'''1982--'''La Paz County was created 2 November 1982&nbsp;from [[Yuma County, Arizona|Yuma]] County.&nbsp; '''County seat:''' Parker <ref name="Handybook">''The Handybook for Genealogists: United States of America'',10th ed. (Draper, UT:Everton Publishers, 2002).</ref>  
 
'''1982--'''La Paz County was created 2 November 1982&nbsp;from [[Yuma County, Arizona|Yuma]] County.&nbsp; '''County seat:''' Parker <ref name="Handybook">''The Handybook for Genealogists: United States of America'',10th ed. (Draper, UT:Everton Publishers, 2002).</ref>  
Line 28: Line 34:
 
==== Boundary Changes  ====
 
==== Boundary Changes  ====
  
==== Record Loss ====
+
==== Record Loss ====
  
 
== Places/Localities  ==
 
== Places/Localities  ==

Revision as of 02:15, 5 September 2012

La Paz County, Arizona
Map
Map of Arizona highlighting La Paz County
Location in the state of Arizona
Map of the U.S. highlighting Arizona
Location of Arizona in the U.S.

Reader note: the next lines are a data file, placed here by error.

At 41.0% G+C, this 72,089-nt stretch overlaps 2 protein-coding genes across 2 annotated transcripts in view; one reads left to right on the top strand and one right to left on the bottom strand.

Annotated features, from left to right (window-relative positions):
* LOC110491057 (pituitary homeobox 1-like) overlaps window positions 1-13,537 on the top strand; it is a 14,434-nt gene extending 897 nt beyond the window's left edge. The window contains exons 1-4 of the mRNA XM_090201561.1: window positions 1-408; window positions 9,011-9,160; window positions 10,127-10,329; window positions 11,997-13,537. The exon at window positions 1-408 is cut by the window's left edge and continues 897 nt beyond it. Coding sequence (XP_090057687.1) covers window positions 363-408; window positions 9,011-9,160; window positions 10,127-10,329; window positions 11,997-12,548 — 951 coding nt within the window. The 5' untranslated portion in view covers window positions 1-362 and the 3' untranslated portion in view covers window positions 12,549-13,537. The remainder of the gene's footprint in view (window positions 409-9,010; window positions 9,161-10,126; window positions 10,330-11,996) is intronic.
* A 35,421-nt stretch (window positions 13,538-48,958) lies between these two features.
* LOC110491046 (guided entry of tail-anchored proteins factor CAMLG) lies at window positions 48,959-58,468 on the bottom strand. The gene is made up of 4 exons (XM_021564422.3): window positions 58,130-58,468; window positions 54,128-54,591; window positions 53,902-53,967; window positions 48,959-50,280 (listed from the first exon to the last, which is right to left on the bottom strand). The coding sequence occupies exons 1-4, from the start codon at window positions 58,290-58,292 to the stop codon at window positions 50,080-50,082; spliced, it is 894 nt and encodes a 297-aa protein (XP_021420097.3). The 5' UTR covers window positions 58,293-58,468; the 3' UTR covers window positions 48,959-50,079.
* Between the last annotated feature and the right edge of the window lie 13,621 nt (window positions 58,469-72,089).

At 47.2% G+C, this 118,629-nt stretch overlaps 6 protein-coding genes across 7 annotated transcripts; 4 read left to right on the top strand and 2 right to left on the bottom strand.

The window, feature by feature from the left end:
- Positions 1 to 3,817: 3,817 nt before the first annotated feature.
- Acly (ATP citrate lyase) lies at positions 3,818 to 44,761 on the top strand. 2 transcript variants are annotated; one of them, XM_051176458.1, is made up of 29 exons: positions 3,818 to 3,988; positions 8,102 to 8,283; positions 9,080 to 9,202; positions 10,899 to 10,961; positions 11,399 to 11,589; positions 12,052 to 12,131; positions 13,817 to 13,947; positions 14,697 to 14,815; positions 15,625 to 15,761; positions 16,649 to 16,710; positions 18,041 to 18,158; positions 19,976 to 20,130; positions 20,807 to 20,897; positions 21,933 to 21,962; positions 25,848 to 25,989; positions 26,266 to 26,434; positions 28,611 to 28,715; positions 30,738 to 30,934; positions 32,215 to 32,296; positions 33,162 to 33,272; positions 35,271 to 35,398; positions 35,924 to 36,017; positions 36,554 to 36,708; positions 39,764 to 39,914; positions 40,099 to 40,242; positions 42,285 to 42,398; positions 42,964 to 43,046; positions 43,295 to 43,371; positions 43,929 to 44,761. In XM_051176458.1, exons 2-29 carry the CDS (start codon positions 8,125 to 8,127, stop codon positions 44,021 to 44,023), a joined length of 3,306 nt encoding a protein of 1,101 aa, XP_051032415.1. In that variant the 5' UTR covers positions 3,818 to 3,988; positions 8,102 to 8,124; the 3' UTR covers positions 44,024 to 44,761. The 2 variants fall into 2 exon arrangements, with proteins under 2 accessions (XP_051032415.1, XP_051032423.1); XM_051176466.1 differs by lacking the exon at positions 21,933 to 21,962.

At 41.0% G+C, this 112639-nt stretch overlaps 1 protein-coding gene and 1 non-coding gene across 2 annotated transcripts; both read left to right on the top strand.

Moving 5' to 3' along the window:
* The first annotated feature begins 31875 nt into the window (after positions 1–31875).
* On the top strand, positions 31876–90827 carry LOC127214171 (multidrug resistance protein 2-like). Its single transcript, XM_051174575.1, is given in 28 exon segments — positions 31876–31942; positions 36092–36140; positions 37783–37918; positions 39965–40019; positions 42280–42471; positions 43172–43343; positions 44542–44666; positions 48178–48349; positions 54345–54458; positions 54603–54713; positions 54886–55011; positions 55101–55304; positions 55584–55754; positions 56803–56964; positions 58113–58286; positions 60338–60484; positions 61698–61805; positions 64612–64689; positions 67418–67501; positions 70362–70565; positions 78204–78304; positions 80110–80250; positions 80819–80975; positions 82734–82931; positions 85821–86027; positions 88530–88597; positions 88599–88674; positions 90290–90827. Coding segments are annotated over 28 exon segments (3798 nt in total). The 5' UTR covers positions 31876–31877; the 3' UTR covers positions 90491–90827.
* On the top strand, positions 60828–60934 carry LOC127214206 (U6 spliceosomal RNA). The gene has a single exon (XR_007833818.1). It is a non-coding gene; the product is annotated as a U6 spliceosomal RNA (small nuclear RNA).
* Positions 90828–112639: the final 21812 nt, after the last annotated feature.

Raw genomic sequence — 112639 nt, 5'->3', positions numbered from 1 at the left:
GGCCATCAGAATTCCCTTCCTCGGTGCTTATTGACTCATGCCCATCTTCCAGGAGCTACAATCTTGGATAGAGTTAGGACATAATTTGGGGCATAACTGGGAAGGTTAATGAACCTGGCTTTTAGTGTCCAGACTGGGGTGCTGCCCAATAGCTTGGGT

Facts
Founded November 2, 1982
County Seat Parker
Courthouse
Address 1316 Kofa Ave
Suite 607

Parker, AZ 85344

United States Gotoarrow.png Arizona Gotoarrow.png La Paz County

Wikipedia
Wikipedia has more about this subject: La Paz County, Arizona

Contents

County Courthouse 

La Paz County Courthouse
1108 Joshua Avenue
Parker, AZ 85344-6477

Clerk Superior Court has marriage, divorce, probate and
court records County Recorder has land records  Parent County [1]

Parent County

Arizona was part of New Spain until 1821, and then part of Mexico until 1846. Some records of early Arizona settlers may have been sent to an archives in Seville, Spain, or to archives in Mexico City.

Moreover, Arizona was part of the United States' New Mexico Territory from 1846 to 1863. In 1852 New Mexico Territory set up counties that stretched east and west including all the land that became part of Arizona. Present-day La Paz County, Arizona was once part of Socorro County, New Mexico.[2] When Arizona was created in 1863, these former counties were dissolved within Arizona's borders and eventually new counties were formed.